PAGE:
Let’s take a trip down memory lane to the ’90s. It was a decade of memorable events for fashion: Madonna got things started when she performed in a now-iconic conical bra during her “Blonde Ambition Tour” in 1990. Kate Moss championed a revolutionary look on the runways. And then there was the birth of what would become one of the world’s most carried bags—Longchamp’s Le Pliage.
Today, everyone from your hipster colleague to fashion royalty owns at least one Le Pliage. Real royals, like The Duchess of Cambridge herself, have been spotted with the bag. Simply put, the unassuming foldable nylon bag with its signature leather handles and flap has become synonymous with Longchamp.
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However, Longchamp is more than just that. In fact, its history is steeped in the art of leather craft. Founded in post-war Paris by Jean Cassegrain, the French luxury brand devised the world’s first leather-covered pipes before it moved into the realm of small leather goods and women’s handbags decades later. Rather than resting on its laurels, Longchamp has never stopped pushing the envelope with a consistent lineup of new bag styles that show off its rich leather heritage. The brand also managed to bag It-girl du jour Alexa Chung as its ambassador for six seasons in a row, ensuring the devotion of a new generation of fashion lovers.
This year, Longchamp’s light continues to shine bright with the re-opening of its much-anticipated flagship store, back where it all started in 1948 on Paris’ undisputed luxury shopping street, Rue Saint-Honoré. Earlier in March, the French brand announced that its flagship would be undergoing a total facelift to breathe new life to the heritage space that it occupied. But instead of simply shutting its doors and putting up boring white tarp while the building’s 18th century façade was being restored to its former glory, Longchamp got people talking by wrapping the building in a vibrant 10,000sqft piece by American artist Ryan McGinness.
Called “Mindscapes,” McGinness’ piece for Longchamp is symbolic of its story. Behind the massive visual display is Longchamp’s world of heritage and fine taste for craftsmanship. From the onyx columns to marble tiles on the ground floor, no expense was spared when it came to getting only the best in the trade—fine artisans including woodworkers and stonecutters—to work on every detail in the three-storey flagship. Renowned architect Eric Carlson came onboard to design the floor, while sculptor Helen Amy Murray specially created a iridescent leather wall as one of the main features in the store to tie everything back to Longchamp’s roots in leather craftsmanship.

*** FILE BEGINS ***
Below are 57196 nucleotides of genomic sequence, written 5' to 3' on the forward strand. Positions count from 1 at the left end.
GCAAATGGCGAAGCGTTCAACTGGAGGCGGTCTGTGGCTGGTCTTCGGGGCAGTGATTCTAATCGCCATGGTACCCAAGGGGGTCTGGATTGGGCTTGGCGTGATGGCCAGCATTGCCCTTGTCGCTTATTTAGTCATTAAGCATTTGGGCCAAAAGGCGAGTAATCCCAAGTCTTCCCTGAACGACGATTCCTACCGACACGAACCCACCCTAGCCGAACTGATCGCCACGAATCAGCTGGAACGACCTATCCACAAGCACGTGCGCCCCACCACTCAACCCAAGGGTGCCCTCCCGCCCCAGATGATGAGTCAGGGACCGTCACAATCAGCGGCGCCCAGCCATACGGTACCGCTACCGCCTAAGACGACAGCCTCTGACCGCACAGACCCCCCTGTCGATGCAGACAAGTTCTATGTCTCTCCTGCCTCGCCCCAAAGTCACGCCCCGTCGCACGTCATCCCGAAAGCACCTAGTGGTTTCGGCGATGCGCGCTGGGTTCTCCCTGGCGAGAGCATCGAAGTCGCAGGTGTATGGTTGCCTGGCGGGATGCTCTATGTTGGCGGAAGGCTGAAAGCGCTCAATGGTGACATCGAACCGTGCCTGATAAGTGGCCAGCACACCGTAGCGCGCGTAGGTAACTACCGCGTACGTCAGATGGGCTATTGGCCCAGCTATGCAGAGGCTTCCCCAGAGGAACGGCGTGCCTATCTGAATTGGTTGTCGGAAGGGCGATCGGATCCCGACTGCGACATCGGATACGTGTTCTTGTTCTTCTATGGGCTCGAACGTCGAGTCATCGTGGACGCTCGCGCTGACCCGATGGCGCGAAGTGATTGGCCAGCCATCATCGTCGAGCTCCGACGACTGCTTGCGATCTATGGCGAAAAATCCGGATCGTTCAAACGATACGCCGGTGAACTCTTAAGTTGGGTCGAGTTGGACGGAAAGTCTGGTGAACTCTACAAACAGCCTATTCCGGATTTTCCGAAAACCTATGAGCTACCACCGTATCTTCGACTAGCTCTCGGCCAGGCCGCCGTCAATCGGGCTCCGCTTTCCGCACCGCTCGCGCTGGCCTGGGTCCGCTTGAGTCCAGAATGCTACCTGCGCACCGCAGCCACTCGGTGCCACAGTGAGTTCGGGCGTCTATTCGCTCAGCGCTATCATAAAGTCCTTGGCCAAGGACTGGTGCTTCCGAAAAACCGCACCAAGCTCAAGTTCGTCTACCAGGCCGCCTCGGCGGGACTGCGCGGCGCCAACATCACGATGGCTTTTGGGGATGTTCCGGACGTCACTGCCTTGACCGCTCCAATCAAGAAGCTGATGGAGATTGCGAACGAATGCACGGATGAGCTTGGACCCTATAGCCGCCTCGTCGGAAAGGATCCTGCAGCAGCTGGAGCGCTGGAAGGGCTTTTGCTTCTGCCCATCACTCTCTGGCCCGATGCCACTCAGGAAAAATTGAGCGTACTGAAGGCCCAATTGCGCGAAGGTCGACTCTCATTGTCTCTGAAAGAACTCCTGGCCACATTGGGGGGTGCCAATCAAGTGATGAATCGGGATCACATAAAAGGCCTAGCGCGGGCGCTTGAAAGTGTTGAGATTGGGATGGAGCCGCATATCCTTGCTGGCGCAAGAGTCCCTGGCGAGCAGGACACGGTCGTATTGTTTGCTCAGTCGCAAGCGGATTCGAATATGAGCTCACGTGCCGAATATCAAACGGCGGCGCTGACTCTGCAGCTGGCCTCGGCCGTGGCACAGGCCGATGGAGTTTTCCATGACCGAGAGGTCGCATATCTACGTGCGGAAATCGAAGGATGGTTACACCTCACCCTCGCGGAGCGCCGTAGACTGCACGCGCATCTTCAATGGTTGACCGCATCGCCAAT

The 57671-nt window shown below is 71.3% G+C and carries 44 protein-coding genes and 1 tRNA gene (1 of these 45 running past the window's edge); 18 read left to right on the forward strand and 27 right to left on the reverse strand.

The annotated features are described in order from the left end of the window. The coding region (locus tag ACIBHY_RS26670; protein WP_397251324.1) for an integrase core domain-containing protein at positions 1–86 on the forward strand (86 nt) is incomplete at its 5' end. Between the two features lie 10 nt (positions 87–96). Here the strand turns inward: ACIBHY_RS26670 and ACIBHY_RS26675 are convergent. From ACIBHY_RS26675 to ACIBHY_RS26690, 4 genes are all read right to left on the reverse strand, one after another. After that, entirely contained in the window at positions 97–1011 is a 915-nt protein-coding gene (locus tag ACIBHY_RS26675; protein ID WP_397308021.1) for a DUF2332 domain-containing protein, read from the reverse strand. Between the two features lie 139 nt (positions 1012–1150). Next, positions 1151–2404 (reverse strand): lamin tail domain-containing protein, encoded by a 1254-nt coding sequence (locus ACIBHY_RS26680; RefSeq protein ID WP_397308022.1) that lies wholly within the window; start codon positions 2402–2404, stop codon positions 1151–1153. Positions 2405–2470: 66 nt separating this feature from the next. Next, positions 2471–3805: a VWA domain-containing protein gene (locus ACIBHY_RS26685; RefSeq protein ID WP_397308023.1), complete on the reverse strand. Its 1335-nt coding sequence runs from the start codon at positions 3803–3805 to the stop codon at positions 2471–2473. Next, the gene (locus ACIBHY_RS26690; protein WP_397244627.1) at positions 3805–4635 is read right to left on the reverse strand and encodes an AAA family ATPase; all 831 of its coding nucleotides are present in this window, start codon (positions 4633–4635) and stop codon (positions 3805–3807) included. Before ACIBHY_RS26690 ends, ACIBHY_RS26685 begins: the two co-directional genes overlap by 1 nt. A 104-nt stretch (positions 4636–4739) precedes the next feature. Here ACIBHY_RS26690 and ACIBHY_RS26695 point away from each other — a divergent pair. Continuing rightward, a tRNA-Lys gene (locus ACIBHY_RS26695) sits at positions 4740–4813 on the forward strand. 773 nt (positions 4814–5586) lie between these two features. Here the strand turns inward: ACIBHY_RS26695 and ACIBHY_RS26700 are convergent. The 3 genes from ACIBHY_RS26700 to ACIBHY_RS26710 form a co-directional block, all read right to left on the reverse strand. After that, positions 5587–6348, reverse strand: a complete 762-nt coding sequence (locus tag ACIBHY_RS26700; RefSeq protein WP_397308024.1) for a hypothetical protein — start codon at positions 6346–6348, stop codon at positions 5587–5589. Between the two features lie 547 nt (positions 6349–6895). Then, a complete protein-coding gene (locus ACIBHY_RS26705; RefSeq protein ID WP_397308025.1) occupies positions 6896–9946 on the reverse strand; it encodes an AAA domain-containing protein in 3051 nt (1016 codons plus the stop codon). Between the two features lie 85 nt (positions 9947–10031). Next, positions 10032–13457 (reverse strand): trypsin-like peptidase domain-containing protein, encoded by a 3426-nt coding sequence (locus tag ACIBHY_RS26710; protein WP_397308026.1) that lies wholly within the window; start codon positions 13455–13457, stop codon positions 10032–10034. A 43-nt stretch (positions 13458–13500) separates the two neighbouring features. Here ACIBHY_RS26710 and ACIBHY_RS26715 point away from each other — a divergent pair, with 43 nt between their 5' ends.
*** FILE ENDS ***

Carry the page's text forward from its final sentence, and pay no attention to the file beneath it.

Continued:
For the first time in the brand’s history, Longchamp has devoted an entire floor to showcasing its ready-to-wear and women’s shoes collections. And, saving the best for last, the entire third storey of the flagship will pay homage to the bag that made everything possible. Showcasing how far the Le Pliage has come, different versions of the bag will be displayed in all its glory throughout the space. Singapore will not be left out of the action: Longchamp is organising a special pop-up at Paragon from 22 October to 2 November. Called “Longchamp Atelier,” the pop-up will bring shoppers on a sensory-filled journey through Longchamp’s 68 years of savoire faire.
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Capping off a fruitful year for Longchamp is the timely arrival of what has been touted as a new icon: The Paris Premier. To commemorate the re-opening of its flagship, Longchamp created a bag that embodies the district that the store resides in and celebrates its myriad intriguing façades.
According to Longchamp, if there’s one bag to represent Paris’ 1st arrondissement, the Paris Premier is it. Curved handles and brass hardware are used to reiterate the grounds of Rue de Rivoli and Rue de Castiglione. Made from the finest French calfskin, the bag’s material speaks volumes about the luxury that envelopes Rue Saint-Honoré. Last but not least, there are the discreet inner compartments sewn into the inside of the Paris Premier to represent how fiercely the Palais-Royal protects its garden from prying eyes. Who ever would have thought that one bag alone could paint such a vivid and romantic picture?
By Alicia Tan